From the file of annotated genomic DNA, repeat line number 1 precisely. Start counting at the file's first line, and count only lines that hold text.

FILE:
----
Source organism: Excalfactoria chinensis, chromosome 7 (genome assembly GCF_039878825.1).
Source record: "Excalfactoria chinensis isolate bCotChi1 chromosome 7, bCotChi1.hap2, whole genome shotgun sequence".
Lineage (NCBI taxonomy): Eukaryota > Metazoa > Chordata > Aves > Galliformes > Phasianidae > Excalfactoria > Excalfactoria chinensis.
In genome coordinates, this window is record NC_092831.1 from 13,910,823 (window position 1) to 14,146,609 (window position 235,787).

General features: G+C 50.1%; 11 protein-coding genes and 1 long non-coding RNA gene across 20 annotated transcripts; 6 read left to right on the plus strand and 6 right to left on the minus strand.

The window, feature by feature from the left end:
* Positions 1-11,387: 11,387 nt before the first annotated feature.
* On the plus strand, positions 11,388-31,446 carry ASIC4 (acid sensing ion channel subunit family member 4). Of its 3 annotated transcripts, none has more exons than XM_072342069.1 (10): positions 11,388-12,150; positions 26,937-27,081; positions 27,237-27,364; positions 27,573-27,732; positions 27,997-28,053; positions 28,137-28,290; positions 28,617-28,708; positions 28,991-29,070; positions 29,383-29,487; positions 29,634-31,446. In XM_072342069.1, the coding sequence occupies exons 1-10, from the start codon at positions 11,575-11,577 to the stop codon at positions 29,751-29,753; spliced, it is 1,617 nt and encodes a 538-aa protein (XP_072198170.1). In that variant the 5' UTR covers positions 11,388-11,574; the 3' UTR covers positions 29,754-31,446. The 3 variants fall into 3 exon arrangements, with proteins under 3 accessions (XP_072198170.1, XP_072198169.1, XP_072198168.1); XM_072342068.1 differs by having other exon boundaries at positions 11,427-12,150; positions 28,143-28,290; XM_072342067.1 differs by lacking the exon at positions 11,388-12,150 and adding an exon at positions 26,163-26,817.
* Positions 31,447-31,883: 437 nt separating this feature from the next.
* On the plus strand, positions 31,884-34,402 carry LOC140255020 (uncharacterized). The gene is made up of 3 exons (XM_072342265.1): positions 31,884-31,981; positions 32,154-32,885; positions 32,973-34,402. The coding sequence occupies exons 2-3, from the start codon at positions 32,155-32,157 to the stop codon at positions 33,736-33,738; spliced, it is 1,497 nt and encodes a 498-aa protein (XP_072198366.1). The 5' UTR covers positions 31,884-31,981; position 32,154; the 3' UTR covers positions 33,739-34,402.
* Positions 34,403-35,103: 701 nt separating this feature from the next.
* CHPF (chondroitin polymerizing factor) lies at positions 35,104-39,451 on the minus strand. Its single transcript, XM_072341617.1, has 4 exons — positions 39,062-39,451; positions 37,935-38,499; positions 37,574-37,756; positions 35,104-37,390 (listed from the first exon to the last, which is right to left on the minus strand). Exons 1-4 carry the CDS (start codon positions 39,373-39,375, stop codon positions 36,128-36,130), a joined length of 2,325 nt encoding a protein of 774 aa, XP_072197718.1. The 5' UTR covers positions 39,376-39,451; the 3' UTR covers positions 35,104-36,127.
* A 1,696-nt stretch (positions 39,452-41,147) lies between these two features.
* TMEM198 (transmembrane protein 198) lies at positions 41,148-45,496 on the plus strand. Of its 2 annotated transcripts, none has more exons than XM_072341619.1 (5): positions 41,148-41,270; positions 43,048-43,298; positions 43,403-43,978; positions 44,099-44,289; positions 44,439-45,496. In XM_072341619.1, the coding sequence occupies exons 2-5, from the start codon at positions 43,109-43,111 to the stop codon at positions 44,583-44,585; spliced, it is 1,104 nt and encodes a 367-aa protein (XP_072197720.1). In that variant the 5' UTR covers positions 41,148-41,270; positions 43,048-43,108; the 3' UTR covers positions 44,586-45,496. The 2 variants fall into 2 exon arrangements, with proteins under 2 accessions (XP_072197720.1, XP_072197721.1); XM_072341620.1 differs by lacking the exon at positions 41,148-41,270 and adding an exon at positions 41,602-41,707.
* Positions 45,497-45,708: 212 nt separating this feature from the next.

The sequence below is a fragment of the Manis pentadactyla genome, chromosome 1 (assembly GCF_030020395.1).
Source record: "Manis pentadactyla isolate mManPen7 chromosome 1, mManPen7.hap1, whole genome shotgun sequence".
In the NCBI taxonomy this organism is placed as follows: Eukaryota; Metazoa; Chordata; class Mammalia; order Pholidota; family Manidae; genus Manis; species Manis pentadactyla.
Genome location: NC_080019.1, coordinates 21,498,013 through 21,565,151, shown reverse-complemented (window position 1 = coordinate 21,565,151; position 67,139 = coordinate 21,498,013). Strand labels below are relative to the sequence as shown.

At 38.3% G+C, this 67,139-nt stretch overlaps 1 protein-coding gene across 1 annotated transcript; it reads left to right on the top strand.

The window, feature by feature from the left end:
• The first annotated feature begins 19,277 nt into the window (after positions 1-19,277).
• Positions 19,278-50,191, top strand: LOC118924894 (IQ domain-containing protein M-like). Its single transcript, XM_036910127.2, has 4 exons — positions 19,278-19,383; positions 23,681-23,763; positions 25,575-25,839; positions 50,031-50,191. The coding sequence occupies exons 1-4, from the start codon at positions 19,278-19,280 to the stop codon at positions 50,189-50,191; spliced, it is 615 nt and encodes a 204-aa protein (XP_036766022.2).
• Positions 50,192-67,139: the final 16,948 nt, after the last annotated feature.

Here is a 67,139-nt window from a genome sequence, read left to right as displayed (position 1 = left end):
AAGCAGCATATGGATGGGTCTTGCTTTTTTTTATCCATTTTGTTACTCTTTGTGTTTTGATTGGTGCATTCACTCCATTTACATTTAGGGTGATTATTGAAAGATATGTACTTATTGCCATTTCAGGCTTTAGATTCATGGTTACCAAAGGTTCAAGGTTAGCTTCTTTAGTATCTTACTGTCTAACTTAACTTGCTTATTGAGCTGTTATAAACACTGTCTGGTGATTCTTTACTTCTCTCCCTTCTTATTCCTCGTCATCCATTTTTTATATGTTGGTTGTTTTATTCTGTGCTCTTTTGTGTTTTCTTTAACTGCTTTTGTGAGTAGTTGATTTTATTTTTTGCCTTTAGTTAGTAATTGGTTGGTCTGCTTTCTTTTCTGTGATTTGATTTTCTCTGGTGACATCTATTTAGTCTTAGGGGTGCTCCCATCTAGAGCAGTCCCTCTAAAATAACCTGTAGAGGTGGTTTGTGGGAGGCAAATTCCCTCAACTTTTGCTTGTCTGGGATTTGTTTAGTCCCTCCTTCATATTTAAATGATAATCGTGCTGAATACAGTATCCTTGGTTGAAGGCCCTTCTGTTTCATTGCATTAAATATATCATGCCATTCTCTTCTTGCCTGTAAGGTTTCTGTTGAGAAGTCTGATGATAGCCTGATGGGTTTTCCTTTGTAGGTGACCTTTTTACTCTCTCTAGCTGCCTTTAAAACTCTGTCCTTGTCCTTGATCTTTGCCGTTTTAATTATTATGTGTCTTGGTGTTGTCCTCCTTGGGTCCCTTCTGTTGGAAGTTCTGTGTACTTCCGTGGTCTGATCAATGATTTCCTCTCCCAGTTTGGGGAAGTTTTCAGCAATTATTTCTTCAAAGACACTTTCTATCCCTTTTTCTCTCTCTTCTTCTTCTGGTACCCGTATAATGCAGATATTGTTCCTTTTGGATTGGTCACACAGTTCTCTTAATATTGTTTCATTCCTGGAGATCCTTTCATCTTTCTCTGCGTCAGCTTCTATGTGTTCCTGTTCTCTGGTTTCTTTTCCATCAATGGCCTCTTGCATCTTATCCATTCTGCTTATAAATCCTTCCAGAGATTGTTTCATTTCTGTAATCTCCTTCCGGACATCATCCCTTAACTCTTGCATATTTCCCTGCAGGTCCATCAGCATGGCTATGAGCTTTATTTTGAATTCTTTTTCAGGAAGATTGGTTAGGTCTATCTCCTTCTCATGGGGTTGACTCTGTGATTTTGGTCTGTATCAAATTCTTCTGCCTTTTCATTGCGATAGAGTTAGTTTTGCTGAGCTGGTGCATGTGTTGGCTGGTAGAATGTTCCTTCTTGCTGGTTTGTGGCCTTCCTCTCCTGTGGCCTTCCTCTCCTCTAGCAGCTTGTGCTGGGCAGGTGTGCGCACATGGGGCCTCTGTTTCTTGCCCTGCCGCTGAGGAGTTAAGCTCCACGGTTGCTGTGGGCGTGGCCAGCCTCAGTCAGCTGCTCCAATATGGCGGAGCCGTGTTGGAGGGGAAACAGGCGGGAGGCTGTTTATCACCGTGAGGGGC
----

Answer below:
Source organism: Excalfactoria chinensis, chromosome 7 (genome assembly GCF_039878825.1).